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Casey Anthony case resembles real-life CSI crime drama

Prosecutors have established that Casey Anthony lied about the disappearance of her daughter Caylee. But physical evidence linking Anthony to her daughter's death has been hard to come by.

By Staff writer / June 5, 2011

Karen Korsberg Lowe, an FBI forensic evidence examiner, testifies about microscopic hair sample analysis during the Casey Anthony trial at the Orange County Courthouse on Saturday, June 4, 2011 in Orlando, Fla.

Red Huber/AP

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As it enters its third week of testimony, the trial of a young Florida woman accused of killing her two-year-old daughter is beginning to resemble a real-life version of the popular television crime drama "CSI."

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Prosecutors in the Orlando trial have succeeded in proving that Casey Anthony repeatedly lied to her friends, to her family, and to the police in the weeks following the disappearance of her daughter, Caylee, in the summer of 2008.

But the state attorney’s office has yet to introduce any direct evidence that Ms. Anthony physically harmed the toddler.

Instead, prosecutors are seeking to build a circumstantial case. At the center of the effort are two key pieces of forensic evidence – a 9-inch strand of hair found in the trunk of Anthony’s car and a strong, lingering odor in the car that prosecutors say is the stench of death.

Anthony’s lawyer, Jose Baez, has attacked the state’s reliance on the forensic evidence, saying prosecutors are using “junk” science to try to win a conviction.

It is unclear how individual jurors will weigh the nuances of such forensic evidence. Given the lack of other physical evidence in the case, it could emerge as a turning point for either side.

This week, prosecutors are expected to call to the stand a research scientist, Dr. Arpad Vass of the Oak Ridge National Laboratory in Tennessee, who is working to develop a signature for the smell of a decomposing human body.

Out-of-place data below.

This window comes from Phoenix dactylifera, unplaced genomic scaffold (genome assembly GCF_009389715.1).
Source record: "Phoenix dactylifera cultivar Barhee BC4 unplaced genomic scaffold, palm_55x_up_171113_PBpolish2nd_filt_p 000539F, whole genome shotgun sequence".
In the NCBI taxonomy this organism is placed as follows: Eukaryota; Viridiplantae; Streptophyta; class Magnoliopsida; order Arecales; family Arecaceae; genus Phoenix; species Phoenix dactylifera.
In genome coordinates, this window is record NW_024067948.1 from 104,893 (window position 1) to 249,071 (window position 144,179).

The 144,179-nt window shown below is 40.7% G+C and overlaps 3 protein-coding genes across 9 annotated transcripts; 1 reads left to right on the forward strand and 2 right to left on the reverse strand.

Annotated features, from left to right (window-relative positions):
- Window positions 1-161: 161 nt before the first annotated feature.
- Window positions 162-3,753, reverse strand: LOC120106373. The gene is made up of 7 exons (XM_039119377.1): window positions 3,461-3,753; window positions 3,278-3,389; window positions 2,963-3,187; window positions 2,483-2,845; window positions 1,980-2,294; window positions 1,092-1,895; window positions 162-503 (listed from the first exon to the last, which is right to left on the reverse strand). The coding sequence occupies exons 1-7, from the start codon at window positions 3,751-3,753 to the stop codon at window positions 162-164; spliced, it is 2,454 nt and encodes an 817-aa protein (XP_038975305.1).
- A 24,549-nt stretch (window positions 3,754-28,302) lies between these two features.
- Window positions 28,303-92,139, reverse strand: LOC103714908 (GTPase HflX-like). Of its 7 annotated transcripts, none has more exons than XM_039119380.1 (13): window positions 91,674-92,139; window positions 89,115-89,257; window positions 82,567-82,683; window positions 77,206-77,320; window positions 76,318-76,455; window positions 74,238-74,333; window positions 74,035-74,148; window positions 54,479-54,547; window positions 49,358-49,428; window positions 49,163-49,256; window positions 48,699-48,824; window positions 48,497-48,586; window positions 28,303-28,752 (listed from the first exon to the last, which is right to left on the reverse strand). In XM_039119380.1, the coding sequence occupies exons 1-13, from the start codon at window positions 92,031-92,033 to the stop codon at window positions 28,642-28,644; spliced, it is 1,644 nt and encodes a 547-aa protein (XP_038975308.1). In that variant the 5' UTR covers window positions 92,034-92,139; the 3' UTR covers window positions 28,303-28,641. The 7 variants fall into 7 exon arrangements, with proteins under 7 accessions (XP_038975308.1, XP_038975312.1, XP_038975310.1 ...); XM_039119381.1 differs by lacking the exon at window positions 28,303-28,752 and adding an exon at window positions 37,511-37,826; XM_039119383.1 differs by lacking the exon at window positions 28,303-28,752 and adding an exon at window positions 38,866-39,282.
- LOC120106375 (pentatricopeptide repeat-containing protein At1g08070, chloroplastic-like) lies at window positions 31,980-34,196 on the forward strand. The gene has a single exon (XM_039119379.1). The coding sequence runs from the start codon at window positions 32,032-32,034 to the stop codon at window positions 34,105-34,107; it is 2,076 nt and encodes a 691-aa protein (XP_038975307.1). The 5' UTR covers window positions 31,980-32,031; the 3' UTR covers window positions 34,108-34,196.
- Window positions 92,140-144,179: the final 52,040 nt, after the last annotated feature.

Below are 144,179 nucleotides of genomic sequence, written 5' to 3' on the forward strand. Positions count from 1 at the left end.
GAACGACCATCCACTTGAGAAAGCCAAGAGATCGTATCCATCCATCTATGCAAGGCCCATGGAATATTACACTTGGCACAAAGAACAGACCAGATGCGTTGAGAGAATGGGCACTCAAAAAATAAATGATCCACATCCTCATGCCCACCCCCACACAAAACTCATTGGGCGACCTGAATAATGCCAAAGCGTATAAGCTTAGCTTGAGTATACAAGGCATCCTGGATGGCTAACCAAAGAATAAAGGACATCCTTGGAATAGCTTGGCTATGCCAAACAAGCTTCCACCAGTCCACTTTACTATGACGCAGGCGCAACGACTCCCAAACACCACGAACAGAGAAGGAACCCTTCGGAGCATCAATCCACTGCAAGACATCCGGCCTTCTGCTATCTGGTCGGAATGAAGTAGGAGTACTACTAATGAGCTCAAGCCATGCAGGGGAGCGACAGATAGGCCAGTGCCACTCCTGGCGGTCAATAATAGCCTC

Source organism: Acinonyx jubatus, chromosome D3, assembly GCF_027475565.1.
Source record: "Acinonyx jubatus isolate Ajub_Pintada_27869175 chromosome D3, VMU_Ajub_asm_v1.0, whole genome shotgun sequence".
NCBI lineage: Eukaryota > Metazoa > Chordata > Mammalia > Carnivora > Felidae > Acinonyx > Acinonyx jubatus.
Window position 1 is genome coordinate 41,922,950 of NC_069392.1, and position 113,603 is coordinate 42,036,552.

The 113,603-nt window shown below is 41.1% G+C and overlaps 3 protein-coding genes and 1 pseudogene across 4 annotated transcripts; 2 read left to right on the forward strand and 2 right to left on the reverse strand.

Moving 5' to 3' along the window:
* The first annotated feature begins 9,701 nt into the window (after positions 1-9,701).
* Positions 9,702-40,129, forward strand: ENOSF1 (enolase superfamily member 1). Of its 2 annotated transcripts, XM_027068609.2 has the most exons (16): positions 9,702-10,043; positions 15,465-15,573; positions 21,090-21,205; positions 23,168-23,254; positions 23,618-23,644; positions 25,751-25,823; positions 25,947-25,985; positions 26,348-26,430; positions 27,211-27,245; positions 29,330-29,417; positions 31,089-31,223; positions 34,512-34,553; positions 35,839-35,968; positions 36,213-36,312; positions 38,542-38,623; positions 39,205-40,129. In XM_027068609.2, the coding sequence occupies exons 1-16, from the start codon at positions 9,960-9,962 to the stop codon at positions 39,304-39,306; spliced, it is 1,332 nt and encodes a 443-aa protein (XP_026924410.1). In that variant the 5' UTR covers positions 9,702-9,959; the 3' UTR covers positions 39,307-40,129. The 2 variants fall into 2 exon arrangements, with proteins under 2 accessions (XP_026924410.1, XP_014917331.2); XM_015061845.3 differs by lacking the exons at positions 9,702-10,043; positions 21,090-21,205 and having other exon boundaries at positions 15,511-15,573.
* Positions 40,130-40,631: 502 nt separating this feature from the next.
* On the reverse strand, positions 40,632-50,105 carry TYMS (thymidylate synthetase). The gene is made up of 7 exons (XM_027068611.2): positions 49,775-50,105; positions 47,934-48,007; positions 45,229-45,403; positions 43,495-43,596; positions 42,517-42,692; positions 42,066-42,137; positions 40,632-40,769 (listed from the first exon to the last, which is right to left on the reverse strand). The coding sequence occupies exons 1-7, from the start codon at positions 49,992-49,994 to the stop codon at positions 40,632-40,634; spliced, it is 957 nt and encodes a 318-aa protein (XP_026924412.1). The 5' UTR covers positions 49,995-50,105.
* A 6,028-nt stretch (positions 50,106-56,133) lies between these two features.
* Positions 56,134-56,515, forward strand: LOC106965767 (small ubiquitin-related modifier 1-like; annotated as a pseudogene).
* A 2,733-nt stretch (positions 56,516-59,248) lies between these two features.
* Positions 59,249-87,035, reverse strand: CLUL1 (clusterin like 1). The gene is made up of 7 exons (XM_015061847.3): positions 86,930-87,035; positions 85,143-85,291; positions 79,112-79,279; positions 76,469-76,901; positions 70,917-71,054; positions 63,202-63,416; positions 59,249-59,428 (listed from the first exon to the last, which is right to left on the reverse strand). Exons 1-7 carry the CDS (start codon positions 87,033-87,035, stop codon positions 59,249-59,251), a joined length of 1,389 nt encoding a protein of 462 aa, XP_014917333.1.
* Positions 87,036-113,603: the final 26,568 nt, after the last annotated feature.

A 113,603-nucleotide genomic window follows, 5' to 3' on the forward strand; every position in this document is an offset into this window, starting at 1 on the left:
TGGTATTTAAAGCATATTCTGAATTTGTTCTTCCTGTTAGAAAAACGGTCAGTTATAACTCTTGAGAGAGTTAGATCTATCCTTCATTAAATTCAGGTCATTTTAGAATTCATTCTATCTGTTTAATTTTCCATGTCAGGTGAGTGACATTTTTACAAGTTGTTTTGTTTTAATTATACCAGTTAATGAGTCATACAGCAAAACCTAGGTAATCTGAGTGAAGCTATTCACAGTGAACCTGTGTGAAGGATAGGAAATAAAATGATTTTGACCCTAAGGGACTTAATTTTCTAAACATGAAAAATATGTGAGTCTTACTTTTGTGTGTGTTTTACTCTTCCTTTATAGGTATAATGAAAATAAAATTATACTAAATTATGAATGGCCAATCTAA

His work could be a major benefit to investigators because it would enable them to know that a dead body had been in a certain location by detecting a lingering “odor signature” long after the body had been removed.

Science not yet proven reliable

The science is emerging. Critics say it is not yet peer-tested and proven reliable enough for use in a criminal trial, let alone a first-degree murder trial carrying a potential death sentence.

The Anthony trial will be the first time Dr. Vass’s research is presented to a jury in a trial.

Dr. Vass examined air samples taken from the trunk of Anthony’s car. According to court documents, he identified an odor signature in the car that was consistent with the early stages of human decomposition. But because of the current limits of the science, he is unable to say with absolute certainty that a dead body was in the trunk of the car.

On Saturday an FBI forensic expert testified that a 9-inch strand of hair found in the car trunk showed signs that it might have come from the head of a decomposing body.

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